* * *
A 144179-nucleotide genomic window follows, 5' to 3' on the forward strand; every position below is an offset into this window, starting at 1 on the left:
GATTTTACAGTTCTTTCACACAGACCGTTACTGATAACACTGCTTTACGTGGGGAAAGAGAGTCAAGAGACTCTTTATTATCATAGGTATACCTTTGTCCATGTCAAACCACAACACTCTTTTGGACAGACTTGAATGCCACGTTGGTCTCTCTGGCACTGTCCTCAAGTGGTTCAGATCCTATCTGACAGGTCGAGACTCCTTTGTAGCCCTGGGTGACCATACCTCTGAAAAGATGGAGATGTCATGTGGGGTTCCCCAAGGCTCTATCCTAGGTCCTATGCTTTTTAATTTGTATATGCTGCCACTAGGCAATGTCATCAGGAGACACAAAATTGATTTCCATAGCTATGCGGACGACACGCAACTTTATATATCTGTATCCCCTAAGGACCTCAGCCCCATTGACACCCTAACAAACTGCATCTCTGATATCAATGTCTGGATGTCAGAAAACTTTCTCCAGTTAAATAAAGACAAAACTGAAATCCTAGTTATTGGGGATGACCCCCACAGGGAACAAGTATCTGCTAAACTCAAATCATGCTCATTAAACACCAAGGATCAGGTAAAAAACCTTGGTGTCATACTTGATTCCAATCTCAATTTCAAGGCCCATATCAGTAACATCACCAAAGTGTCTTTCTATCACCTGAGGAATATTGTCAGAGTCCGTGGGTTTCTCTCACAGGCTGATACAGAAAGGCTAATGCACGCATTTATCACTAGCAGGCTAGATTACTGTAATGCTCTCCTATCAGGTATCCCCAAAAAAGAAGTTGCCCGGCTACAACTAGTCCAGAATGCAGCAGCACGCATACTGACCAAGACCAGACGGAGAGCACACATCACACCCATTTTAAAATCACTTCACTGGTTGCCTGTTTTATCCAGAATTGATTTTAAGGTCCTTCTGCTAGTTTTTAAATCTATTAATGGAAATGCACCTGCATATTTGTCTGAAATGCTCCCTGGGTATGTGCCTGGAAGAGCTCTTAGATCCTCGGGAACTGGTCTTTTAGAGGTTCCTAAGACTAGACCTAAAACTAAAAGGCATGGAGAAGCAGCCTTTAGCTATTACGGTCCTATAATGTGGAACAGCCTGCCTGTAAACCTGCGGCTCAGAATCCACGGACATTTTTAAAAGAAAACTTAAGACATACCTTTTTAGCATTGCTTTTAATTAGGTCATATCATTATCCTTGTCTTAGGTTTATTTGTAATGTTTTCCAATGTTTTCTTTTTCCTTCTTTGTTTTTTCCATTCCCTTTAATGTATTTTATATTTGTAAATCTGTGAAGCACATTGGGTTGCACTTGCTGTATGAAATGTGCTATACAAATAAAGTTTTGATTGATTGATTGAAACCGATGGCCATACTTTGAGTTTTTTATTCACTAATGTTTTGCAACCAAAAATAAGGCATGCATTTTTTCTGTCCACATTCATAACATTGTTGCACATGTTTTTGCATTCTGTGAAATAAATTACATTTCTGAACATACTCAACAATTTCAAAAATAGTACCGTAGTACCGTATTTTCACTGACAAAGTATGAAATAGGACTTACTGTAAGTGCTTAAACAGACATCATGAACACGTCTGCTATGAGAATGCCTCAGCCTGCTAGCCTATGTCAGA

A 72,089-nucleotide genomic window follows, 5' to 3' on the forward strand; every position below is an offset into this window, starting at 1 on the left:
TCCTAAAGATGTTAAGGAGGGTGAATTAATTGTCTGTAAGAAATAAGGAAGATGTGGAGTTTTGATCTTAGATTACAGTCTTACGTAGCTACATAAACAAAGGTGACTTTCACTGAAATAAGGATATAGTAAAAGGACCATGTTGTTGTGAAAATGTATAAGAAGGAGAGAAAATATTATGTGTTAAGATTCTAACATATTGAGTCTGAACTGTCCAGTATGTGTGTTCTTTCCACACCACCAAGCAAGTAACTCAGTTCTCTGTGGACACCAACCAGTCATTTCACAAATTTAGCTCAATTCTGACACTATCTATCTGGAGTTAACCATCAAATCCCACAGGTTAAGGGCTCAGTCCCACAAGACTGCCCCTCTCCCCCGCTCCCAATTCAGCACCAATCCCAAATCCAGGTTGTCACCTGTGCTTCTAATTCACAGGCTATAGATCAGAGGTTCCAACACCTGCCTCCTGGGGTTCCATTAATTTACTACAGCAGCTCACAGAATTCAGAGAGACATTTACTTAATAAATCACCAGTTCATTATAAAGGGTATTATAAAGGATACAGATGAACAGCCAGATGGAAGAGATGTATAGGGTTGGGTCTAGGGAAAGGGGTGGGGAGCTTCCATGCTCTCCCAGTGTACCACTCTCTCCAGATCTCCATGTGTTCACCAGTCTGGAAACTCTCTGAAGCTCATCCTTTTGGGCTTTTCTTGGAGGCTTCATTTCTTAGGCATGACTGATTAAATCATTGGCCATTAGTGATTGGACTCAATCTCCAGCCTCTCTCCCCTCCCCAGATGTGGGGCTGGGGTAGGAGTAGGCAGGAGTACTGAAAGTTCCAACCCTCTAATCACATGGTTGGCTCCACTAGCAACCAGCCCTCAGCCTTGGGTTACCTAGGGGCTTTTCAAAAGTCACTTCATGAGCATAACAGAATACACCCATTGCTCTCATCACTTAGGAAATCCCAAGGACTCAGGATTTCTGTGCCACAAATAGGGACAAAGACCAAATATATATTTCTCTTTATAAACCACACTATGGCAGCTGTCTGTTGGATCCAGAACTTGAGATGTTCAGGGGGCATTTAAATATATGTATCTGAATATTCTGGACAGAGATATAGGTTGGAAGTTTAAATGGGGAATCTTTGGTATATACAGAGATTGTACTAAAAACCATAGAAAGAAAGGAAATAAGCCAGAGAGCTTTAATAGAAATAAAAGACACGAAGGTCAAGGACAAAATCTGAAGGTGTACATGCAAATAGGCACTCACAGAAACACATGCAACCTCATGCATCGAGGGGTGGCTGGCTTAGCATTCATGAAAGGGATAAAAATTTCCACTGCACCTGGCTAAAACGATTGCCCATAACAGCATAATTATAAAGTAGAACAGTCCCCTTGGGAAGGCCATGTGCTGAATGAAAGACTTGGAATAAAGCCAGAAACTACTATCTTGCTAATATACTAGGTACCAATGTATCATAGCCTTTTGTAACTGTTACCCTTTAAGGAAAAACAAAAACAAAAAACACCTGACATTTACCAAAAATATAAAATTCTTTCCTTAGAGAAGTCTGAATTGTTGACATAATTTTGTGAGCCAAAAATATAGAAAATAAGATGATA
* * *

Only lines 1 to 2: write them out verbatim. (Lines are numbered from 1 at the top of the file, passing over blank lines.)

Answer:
A 144179-nucleotide genomic window follows, 5' to 3' on the forward strand; every position below is an offset into this window, starting at 1 on the left:
GATTTTACAGTTCTTTCACACAGACCGTTACTGATAACACTGCTTTACGTGGGGAAAGAGAGTCAAGAGACTCTTTATTATCATAGGTATACCTTTGTCCATGTCAAACCACAACACTCTTTTGGACAGACTTGAATGCCACGTTGGTCTCTCTGGCACTGTCCTCAAGTGGTTCAGATCCTATCTGACAGGTCGAGACTCCTTTGTAGCCCTGGGTGACCATACCTCTGAAAAGATGGAGATGTCATGTGGGGTTCCCCAAGGCTCTATCCTAGGTCCTATGCTTTTTAATTTGTATATGCTGCCACTAGGCAATGTCATCAGGAGACACAAAATTGATTTCCATAGCTATGCGGACGACACGCAACTTTATATATCTGTATCCCCTAAGGACCTCAGCCCCATTGACACCCTAACAAACTGCATCTCTGATATCAATGTCTGGATGTCAGAAAACTTTCTCCAGTTAAATAAAGACAAAACTGAAATCCTAGTTATTGGGGATGACCCCCACAGGGAACAAGTATCTGCTAAACTCAAATCATGCTCATTAAACACCAAGGATCAGGTAAAAAACCTTGGTGTCATACTTGATTCCAATCTCAATTTCAAGGCCCATATCAGTAACATCACCAAAGTGTCTTTCTATCACCTGAGGAATATTGTCAGAGTCCGTGGGTTTCTCTCACAGGCTGATACAGAAAGGCTAATGCACGCATTTATCACTAGCAGGCTAGATTACTGTAATGCTCTCCTATCAGGTATCCCCAAAAAAGAAGTTGCCCGGCTACAACTAGTCCAGAATGCAGCAGCACGCATACTGACCAAGACCAGACGGAGAGCACACATCACACCCATTTTAAAATCACTTCACTGGTTGCCTGTTTTATCCAGAATTGATTTTAAGGTCCTTCTGCTAGTTTTTAAATCTATTAATGGAAATGCACCTGCATATTTGTCTGAAATGCTCCCTGGGTATGTGCCTGGAAGAGCTCTTAGATCCTCGGGAACTGGTCTTTTAGAGGTTCCTAAGACTAGACCTAAAACTAAAAGGCATGGAGAAGCAGCCTTTAGCTATTACGGTCCTATAATGTGGAACAGCCTGCCTGTAAACCTGCGGCTCAGAATCCACGGACATTTTTAAAAGAAAACTTAAGACATACCTTTTTAGCATTGCTTTTAATTAGGTCATATCATTATCCTTGTCTTAGGTTTATTTGTAATGTTTTCCAATGTTTTCTTTTTCCTTCTTTGTTTTTTCCATTCCCTTTAATGTATTTTATATTTGTAAATCTGTGAAGCACATTGGGTTGCACTTGCTGTATGAAATGTGCTATACAAATAAAGTTTTGATTGATTGATTGAAACCGATGGCCATACTTTGAGTTTTTTATTCACTAATGTTTTGCAACCAAAAATAAGGCATGCATTTTTTCTGTCCACATTCATAACATTGTTGCACATGTTTTTGCATTCTGTGAAATAAATTACATTTCTGAACATACTCAACAATTTCAAAAATAGTACCGTAGTACCGTATTTTCACTGACAAAGTATGAAATAGGACTTACTGTAAGTGCTTAAACAGACATCATGAACACGTCTGCTATGAGAATGCCTCAGCCTGCTAGCCTATGTCAGA